A group of children with Down syndrome are the first humans ever to apply to be on the International Union for Conservation of Nature’s endangered list. (Photo: Canadian Down Syndrome Society)
By Kelsey Harkness, Daily Signal,
Get ready to watch one of the most heart-wrenching pro-life ad campaigns you’ve ever seen.
It’s called “Endangered Syndrome,” and in it, children with Down syndrome dress up as endangered species—pandas, polar bears, and lions.
Because like endangered animals, in many parts of the world, children with Down syndrome are becoming critically endangered, if not extinct. The point is simple—if we care so much about endangered animals, shouldn’t we also care about endangered humans, too?
In the U.S., at least 67 percent of babies diagnosed with Down syndrome are aborted. In the U.K., that number is closer to 90 percent. In Denmark, it’s 98 percent.
In Iceland, the prospect of people with Down syndrome becoming extinct is not hypothetical. From 2004 to 2013, fewer than four babies with the disorder were born each year, according to the campaign. The abortion rate there for babies with Down syndrome is effectively 100 percent.
The Endangered Syndrome ad campaign, created by the Canadian Down Syndrome Society and highlighted by LifeSite News, adds context to the conversation surrounding the sharp decline in babies being born with Down syndrome worldwide.
In addition to producing a compelling 60-second video, the Canadian Down Syndrome Society is applying for people with Down syndrome to be the first-ever humans included on the International Union for Conservation of Nature’s Red List of Threatened Species.
“This letter is our formal application for the inclusion of people with Down syndrome as an endangered sub-species or sub-population of Homo Sapiens to the [International Union for Conservation of Nature’s] Red List of Threatened Species,” the society wrote, adding, “The existing Down syndrome community is shrinking and with the diminishing population, comes a correlated decrease in access to services such as education, housing, employment, as well as their overall quality of living.”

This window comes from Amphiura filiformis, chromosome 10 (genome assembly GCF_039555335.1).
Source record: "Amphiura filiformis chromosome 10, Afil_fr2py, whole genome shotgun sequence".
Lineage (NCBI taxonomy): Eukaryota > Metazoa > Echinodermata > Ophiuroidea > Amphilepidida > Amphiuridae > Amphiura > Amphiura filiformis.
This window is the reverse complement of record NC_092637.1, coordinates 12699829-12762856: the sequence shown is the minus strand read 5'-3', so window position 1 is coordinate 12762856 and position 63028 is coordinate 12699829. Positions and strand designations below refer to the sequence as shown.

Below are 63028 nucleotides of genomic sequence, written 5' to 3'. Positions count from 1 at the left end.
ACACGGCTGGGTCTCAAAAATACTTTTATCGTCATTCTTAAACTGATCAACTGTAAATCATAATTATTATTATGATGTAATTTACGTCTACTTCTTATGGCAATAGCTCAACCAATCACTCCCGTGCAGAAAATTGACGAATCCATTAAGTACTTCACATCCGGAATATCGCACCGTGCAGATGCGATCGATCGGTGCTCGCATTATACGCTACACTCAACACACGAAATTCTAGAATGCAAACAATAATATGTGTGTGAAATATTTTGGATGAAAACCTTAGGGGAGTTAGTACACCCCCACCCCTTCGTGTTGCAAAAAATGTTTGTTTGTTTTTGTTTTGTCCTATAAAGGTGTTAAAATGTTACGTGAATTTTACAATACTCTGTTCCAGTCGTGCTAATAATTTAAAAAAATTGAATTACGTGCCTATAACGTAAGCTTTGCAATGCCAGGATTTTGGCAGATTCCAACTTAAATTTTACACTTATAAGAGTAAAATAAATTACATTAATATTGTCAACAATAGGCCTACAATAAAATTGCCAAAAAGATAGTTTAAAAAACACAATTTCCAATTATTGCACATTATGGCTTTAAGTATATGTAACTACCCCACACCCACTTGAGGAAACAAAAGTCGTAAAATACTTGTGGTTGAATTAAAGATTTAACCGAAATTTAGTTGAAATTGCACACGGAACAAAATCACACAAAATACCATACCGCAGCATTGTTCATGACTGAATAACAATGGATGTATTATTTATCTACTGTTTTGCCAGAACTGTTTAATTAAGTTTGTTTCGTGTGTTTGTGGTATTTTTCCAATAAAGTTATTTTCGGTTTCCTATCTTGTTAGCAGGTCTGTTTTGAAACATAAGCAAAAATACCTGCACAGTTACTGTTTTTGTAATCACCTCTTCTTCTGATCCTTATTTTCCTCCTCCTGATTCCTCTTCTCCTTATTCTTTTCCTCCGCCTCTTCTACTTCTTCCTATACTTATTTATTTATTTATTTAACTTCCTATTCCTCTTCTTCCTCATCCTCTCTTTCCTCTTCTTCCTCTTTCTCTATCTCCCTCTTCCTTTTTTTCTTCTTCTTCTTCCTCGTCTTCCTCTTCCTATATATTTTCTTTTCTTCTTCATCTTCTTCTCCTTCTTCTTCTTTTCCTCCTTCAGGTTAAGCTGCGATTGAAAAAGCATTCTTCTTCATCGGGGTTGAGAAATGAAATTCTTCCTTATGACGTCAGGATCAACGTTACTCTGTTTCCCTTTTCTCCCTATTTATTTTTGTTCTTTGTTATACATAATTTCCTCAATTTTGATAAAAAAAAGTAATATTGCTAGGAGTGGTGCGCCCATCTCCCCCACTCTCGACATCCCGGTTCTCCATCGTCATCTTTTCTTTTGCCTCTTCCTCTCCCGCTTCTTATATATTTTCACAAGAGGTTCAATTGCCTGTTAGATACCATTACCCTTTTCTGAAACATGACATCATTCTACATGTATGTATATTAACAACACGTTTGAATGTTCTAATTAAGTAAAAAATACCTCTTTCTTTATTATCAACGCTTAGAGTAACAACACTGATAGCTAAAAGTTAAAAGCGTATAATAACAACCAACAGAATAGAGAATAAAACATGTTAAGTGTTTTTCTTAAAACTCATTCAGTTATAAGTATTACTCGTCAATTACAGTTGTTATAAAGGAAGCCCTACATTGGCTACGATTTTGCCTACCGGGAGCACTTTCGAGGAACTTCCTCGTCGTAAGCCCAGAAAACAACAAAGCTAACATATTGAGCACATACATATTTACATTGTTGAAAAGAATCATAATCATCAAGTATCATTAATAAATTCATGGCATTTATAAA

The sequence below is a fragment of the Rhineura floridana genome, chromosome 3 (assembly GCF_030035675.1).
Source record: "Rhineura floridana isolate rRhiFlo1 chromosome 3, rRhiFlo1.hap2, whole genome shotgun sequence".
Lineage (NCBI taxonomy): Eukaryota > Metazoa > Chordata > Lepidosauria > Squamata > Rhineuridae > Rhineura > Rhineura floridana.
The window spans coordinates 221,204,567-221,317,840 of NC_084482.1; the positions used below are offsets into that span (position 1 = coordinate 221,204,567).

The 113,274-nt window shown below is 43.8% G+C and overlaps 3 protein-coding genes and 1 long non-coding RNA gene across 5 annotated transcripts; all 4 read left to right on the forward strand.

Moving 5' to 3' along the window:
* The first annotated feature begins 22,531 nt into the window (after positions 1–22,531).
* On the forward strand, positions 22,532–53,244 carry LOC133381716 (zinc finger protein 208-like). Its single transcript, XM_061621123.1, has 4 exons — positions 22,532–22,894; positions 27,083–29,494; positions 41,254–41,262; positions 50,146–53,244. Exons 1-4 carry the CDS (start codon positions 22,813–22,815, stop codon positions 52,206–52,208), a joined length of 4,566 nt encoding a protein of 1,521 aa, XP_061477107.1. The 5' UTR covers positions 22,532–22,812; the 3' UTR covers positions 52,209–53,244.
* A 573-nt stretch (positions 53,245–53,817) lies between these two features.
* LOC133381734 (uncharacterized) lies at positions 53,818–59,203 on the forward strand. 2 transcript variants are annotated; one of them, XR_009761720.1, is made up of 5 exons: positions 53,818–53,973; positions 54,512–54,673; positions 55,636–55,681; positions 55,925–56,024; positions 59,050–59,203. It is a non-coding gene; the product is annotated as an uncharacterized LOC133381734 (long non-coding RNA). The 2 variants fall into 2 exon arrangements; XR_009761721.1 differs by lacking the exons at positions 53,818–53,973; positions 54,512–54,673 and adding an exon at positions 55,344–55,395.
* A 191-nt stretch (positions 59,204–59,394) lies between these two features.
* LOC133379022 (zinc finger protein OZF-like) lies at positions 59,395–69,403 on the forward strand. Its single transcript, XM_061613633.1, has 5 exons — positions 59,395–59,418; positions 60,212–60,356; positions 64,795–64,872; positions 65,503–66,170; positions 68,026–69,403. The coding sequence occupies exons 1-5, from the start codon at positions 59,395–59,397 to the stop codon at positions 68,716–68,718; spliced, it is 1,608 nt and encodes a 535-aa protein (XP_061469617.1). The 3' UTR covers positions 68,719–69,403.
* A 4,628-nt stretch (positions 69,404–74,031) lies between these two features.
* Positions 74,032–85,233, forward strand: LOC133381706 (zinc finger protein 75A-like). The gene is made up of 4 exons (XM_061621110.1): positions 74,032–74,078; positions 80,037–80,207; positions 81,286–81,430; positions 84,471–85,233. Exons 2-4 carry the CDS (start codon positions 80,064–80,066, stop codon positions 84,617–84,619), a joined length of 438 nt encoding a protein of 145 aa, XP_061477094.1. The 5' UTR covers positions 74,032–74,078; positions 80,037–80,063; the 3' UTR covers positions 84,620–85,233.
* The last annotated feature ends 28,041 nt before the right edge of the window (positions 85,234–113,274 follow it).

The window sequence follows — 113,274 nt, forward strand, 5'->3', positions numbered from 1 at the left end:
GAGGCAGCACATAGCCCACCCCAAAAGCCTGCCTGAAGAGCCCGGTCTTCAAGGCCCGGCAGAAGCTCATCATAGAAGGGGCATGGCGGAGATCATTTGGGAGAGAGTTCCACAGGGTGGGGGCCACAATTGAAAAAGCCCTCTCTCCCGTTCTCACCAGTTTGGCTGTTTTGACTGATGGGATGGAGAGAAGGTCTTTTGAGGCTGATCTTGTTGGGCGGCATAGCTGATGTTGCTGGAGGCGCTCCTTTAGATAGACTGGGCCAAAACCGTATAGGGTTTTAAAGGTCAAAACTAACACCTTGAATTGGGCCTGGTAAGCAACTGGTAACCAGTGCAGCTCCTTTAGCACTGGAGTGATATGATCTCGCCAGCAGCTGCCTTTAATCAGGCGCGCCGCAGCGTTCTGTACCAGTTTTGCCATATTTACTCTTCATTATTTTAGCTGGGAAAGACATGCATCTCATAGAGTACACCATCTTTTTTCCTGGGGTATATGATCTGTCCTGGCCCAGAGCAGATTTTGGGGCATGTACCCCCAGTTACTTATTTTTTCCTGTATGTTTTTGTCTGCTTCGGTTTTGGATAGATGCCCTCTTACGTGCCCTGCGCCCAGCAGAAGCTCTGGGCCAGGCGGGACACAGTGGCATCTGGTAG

Abortion is a difficult subject, as are the many reasons women seek it. But that doesn’t mean we should sugarcoat the conversation and pretend extinction isn’t happening.
Women and their partners are choosing to abort babies with Down syndrome at alarming rates, and we, as a society, have a moral obligation to discuss whether or not that’s OK.
“We need support. Like all these animals do,” say the children featured in the Endangered Syndrome video. “They make the world a more beautiful place. And so do we.”
The visual of children with Down syndrome dressed up as endangered species is an inconvenient image of abortion, probably because the parallel rings so true.
If we can so easily sympathize with endangered species, shouldn’t we be able to empathize with endangered humans, too?
*Image: Statues of Sts. John Fisher and Thomas More (both canonized in 1935) flank the names of forty martyrs of the English Reformation canonized in 1970 [Church of Our Lady of Victories in Kensington, London]